In the world of COVID, hepatitis B, a common and potentially deadly virus, should not be forgotten. It can cause both acute and chronic disease. Although not commonly seen, some people with acute hepatitis B may rapidly need to undergo a liver transplant to survive.
Hepatitis B is commonly acquired from either sexual contact or through exposure to contaminated body fluids such as blood, saliva, semen, etc. Casual contact does not lead to the spread of hepatitis B. However, close intimate contact with someone infected with Hepatitis B can lead to disease acquisition. Therefore, it is recommended that all household and close contacts of persons with hepatitis B be given the hepatitis B vaccine. The hepatitis B vaccine is given either in two injections over a two-month period or three injections over a six-month period. Once complete, person should be checked for immunity. Once immunity has been achieved, there is lifelong protection against hepatitis B.
The incidence of acute hepatitis B has steadily declined in the U.S. likely due to widespread availability of vaccination. Despite this, chronic hepatitis B affects an estimated three to four hundred million people worldwide and more than two million Americans. It is most common in Asian-Americans and African-Americans. The prevalence of hepatitis B is higher in men than in women.
Chronic hepatitis B is characterized in the blood by a positive hepatitis B surface antigen and the presence of hepatitis B virus in the blood. This condition is worrisome and people suffering from this virus have an increased chance of developing cirrhosis, liver cancer and needing a liver transplantation due to liver failure.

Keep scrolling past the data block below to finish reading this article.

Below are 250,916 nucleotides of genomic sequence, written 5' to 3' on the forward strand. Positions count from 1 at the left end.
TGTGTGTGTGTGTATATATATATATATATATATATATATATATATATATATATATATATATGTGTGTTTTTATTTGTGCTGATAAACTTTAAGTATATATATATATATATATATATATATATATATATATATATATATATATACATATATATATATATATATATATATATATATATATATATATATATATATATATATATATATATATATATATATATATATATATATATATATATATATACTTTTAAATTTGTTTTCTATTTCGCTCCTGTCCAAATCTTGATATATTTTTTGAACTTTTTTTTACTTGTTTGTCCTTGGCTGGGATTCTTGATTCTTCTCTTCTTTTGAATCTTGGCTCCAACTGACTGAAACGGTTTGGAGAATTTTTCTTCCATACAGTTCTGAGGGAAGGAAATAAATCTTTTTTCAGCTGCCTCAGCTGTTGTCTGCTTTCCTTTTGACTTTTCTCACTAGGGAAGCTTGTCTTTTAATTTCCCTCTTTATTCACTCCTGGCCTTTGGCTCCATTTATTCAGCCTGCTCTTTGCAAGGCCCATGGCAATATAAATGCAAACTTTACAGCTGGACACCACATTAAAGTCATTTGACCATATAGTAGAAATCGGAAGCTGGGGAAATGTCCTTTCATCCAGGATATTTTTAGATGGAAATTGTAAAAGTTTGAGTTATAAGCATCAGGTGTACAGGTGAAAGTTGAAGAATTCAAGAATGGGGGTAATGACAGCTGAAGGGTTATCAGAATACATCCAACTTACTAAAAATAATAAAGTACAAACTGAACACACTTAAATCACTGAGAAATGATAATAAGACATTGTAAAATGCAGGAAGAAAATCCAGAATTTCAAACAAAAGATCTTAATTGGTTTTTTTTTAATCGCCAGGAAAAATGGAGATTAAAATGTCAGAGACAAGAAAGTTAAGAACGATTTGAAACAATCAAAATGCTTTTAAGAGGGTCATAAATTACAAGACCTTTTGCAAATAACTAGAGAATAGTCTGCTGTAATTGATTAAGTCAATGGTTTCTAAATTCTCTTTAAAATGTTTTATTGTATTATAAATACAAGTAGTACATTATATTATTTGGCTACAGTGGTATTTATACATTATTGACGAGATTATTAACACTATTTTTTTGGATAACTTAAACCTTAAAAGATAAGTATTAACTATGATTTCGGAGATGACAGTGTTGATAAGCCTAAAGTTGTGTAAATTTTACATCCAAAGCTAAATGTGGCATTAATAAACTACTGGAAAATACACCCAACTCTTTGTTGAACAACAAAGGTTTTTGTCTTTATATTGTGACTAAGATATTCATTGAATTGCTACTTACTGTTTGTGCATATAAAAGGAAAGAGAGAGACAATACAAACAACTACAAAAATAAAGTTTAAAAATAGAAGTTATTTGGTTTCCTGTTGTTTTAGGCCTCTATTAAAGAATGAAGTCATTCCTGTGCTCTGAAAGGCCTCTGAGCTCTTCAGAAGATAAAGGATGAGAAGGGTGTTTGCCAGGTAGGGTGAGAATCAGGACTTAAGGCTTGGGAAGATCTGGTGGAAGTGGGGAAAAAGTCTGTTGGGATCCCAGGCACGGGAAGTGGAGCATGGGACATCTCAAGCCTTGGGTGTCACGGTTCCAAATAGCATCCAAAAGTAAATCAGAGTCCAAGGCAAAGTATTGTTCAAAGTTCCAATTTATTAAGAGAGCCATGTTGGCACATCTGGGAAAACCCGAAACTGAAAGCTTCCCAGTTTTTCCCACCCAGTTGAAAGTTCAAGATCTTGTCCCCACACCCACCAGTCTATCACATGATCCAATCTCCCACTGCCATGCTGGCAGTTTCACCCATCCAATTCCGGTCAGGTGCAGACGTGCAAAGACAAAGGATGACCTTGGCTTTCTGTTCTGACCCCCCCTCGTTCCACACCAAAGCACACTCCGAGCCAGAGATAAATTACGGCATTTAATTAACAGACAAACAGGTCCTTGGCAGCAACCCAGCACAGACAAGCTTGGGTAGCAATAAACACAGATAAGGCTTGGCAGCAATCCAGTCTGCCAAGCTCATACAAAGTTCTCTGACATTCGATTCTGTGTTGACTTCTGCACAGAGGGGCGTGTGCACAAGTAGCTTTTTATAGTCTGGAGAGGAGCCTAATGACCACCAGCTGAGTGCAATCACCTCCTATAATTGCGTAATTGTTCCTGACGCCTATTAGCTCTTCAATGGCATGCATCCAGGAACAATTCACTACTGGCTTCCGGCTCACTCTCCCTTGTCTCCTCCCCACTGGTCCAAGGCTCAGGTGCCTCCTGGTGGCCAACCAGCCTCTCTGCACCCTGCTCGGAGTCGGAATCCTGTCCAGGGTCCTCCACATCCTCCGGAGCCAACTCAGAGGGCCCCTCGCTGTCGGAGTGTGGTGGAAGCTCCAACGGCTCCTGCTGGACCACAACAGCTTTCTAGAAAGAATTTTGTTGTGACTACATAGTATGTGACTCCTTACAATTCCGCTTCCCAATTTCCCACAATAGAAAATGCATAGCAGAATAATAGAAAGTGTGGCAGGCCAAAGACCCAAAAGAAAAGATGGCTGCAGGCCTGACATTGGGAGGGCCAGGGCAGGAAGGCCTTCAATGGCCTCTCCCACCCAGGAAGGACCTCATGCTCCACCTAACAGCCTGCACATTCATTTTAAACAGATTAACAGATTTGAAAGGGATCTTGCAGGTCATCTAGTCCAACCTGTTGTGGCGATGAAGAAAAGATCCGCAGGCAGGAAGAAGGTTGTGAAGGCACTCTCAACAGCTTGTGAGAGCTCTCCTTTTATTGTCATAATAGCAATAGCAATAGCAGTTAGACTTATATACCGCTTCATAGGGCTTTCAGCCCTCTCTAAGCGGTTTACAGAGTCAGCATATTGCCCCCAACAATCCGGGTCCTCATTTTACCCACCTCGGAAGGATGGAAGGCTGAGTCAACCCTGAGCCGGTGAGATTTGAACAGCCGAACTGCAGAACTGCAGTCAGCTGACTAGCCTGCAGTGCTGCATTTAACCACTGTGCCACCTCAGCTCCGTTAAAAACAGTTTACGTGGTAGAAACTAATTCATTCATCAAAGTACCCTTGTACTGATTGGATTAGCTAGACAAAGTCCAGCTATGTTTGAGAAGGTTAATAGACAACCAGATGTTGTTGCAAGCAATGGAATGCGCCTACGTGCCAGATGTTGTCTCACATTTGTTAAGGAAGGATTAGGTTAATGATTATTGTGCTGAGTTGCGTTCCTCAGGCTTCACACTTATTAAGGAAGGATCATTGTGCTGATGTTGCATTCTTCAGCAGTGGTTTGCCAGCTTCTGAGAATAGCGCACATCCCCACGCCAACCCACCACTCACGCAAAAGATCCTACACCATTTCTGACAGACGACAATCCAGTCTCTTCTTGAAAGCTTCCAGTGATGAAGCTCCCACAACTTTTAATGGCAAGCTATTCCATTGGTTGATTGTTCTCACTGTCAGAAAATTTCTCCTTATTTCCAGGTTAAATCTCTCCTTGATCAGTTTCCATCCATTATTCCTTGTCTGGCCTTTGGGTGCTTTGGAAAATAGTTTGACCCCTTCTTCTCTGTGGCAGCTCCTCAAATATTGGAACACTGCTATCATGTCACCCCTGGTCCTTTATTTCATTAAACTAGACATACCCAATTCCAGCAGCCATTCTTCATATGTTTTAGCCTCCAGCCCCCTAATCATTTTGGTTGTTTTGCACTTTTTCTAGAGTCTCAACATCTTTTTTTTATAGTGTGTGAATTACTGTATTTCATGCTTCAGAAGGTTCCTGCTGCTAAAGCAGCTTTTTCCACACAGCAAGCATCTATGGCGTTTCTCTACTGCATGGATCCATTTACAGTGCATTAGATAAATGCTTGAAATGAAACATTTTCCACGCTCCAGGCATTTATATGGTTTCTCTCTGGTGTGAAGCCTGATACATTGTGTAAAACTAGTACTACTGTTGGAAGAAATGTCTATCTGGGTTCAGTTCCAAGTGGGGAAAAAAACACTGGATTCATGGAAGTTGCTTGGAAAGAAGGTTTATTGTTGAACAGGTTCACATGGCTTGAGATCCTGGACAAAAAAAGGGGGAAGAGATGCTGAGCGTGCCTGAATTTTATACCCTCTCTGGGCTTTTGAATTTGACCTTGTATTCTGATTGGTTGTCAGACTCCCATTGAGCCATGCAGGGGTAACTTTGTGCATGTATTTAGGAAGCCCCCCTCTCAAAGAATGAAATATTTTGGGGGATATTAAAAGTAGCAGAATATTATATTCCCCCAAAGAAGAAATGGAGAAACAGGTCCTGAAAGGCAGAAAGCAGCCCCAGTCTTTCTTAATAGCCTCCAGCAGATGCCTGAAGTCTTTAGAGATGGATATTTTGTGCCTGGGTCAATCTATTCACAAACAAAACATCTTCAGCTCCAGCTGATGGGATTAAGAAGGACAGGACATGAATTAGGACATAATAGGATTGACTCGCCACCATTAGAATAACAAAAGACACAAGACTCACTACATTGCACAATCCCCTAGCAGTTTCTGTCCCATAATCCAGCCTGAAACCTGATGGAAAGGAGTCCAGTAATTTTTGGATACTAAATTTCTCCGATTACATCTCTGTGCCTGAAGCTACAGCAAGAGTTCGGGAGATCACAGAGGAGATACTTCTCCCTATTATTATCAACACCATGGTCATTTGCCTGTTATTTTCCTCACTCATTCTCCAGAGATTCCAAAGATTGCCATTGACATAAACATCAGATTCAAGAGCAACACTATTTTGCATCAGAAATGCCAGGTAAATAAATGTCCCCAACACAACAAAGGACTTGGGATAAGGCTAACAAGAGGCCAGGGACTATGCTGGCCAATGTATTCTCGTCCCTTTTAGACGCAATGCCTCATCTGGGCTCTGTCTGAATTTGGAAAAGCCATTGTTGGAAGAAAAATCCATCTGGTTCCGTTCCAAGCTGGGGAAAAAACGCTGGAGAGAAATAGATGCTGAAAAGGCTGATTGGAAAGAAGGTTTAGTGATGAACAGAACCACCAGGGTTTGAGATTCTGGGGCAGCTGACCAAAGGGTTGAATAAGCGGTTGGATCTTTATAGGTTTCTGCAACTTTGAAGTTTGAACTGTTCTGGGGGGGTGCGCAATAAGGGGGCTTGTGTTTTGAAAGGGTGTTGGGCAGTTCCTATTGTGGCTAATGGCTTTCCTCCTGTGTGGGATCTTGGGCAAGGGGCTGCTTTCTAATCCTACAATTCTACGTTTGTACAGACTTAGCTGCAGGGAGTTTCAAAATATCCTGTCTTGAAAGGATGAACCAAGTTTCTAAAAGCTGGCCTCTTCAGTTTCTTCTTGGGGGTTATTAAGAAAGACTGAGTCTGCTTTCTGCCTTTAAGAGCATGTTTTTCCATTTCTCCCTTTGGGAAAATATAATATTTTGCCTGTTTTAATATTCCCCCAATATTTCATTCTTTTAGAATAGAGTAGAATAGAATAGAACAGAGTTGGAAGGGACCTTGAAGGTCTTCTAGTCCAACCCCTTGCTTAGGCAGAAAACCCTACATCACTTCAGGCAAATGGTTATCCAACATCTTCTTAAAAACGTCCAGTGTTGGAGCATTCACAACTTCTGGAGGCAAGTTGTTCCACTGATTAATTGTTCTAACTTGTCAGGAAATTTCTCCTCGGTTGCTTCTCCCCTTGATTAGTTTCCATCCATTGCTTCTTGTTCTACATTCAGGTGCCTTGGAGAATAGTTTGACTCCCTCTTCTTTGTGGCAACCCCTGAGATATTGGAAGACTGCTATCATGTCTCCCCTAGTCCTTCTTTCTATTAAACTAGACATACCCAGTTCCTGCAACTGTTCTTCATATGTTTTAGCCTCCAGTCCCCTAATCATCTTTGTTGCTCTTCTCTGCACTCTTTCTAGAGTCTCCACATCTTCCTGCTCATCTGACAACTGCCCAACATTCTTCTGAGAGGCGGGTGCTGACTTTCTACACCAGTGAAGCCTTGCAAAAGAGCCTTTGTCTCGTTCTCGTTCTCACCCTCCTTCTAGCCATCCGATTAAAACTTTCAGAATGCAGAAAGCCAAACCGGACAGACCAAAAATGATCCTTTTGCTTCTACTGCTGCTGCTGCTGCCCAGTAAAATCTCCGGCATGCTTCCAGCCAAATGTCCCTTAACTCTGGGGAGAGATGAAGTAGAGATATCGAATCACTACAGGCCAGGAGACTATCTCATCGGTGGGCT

Therapy is available for people chronically infected with hepatitis B. Luckily, therapy is not indicated for all patients as the majority of patients will not develop significant progressive disease. A medical professional must determine who is an appropriate candidate for treatment as treatments may be costly and in many cases, is indefinite. Hepatitis B is not a curable disease and therefore the goal of therapy is to slow or prevent the progression of disease.
The first approved therapy for hepatitis B was interferon, a naturally occurring substance whose function is to help rid the body of viral infection. Once weekly injections of pegylated interferon for one year’s duration has been shown to be excellent first line therapy for the treatment of patients with low levels of hepatitis B virus in the blood and high liver enzymes. This therapy also appears to be more effective in the specific types of hepatitis B termed genotype A and B. Unfortunately, this therapy has significant side effects and is not well accepted by patients.
Oral medications, such as entecavir and tenofovir, are available for treating hepatitis B. These are once-a-day medications which are well tolerated with minimal side effects. Once started, therapy for hepatitis B is usually lifelong. Therapy has been associated with an improvement in liver fibrosis, regression of cirrhosis and a decreased incidence of liver cancer. Usually, people on hepatitis B therapy need to be followed up with every six months for specific blood tests and abdominal imaging.
Current therapies offer promise that we can control this common and deadly disease. There is significant research to develop treatments to cure hepatitis B but real cure is likely many years away from being available.